As far as Michinoku Pro tags are concerned, this is The Big One.
This comes from the most famous Michinoku Pro show of all time, These Days. It’s a big event for the company, held in the ever so prestigious Sumo Hall. In the 90s, this may have been the most circulated Michinoku Pro event among a certain generation of tape traders, and this ten man tag is often the key attraction that people point to on the show.
It’s a great place to look for Michinoku Pro action especially given how stacked the line up is. On the tecnico side, we have a ragtag group of heroes, many of whom we’ve covered already, but with the inclusion of Gran Hamada and Masato Yakushiji. Meanwhile, the rudos are the big bad of 1996 Michinoku Pro, Kaientai Deluxe. It’s always great when entrances and gear can tell us a lot about the participants of a match before the bell gets going. All the tecnicos enter individually, and they wear their own standard gear of varying styles and colors. Kainetai Deluxe emerge as one, all clad in their signature blue gear.
Structurally, it’s not all that different from the big Michinoku Pro tags that we’ve already covered. The opening moments are dedicated to initial pairings feeling each other out, setting a good pace, with an emphasis on the babyfaces getting their shine. That continues to please the crowd until the rudos find a way to seize the advantage for an extended heat. Then, everything breaks down into a bunch of big spots.
What separates this from what we have seen so far is the tone of how that structured is applied. The opening exchanges move at a much quicker pace than usual, a lot of that thanks to Masato Yakushiji who just blazes through this match as an irrepressible ball of energy. He may just be the highlight of the tecnico team as all his offense is lightning fast and silky smooth, all the qualities you really want from a dazzling high flier.
There’s variety in tone here though as Hamada, Teioh, and Togo all bring a much more hard nosed flavor to the match. Togo especially is great at throwing hands while Teioh utilizes more of a power-based assault.
That brings me to the next quality that separates this from the usual Michinoku Pro tags: the heel heat. In the past, we’ve seen Delfin, Naniwa, and a rotating series of partners play more of bumbling villains. They crash into each other, the babyfaces always find a way to make fools of them, it’s easy to laugh at their misfortune.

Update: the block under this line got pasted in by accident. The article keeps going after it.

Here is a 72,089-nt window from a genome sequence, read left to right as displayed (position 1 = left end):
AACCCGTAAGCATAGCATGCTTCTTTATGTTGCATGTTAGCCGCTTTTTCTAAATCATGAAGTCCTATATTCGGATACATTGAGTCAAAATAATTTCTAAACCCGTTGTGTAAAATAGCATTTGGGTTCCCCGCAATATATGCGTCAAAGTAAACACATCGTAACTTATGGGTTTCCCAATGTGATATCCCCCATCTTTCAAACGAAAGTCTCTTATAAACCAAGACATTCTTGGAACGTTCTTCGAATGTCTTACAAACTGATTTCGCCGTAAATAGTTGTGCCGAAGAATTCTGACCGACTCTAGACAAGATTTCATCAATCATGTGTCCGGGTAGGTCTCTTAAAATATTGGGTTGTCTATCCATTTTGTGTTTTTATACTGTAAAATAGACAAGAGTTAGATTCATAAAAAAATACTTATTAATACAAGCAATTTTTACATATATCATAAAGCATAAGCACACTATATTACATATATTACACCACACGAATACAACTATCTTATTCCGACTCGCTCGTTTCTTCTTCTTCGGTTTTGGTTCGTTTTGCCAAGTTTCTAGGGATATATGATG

In contrast, Kaientai DX easily feel like a pack of highly competent and coordinated aggressors in this match. They seize controls by utilizing the numbers game, and their attacks while in control involve a string of multi-man offense like multiple elbow drops or multiple double stomps. They really do feel like a well-oiled machine, and a cocky and brash one at that. The famous Kaientai DX heel pose over a downed opponent really is just one of the coolest things possible in wrestling.
Our hero Delfin doesn’t really stand out as one of the best workers in this match. Just on his own team both Naniwa nutting up against heavy hitters like TAKA or Yakushiji wrestling circles around the heels leave much stronger impressions. But that’s not to say Delfin was bad in this at all. His interactions early in the match with Shiryu work extremely well and harken back to their skirmishes in the January tag. Delfin also gets some nice moments in the final stretch such as doing DDTs in stereo with Naniwa or working to put TAKA away with two of his signature tornado DDTs.
It’s a nice bit of continuity that Delfin’s rivalry with Togo continues in this. Those two have real great natural chemistry and it’s a low blow from Togo here that earns Kaientai Deluxe a massive victory in Sumo Hall.
With the heel victory, I can’t help but suspect that there’s a better version of this match potentially waiting right around the bend. As great as this is, I feel like something a little tighter or a little more explosive at the end could be even better. Perhaps I’m just inventing an ideal version of this match in my head to compare it too, but I’d say that while I do think this is the best match we’ve covered so far, the gap between this and second place probably isn’t as wide as one might imagine.
That being said, it is a remarkably easy watch, and a fantastic showcase of every talent involved. All of it while making the most of the classic Michinoku Pro in-house style. Well worth going out of your way, if you haven’t already.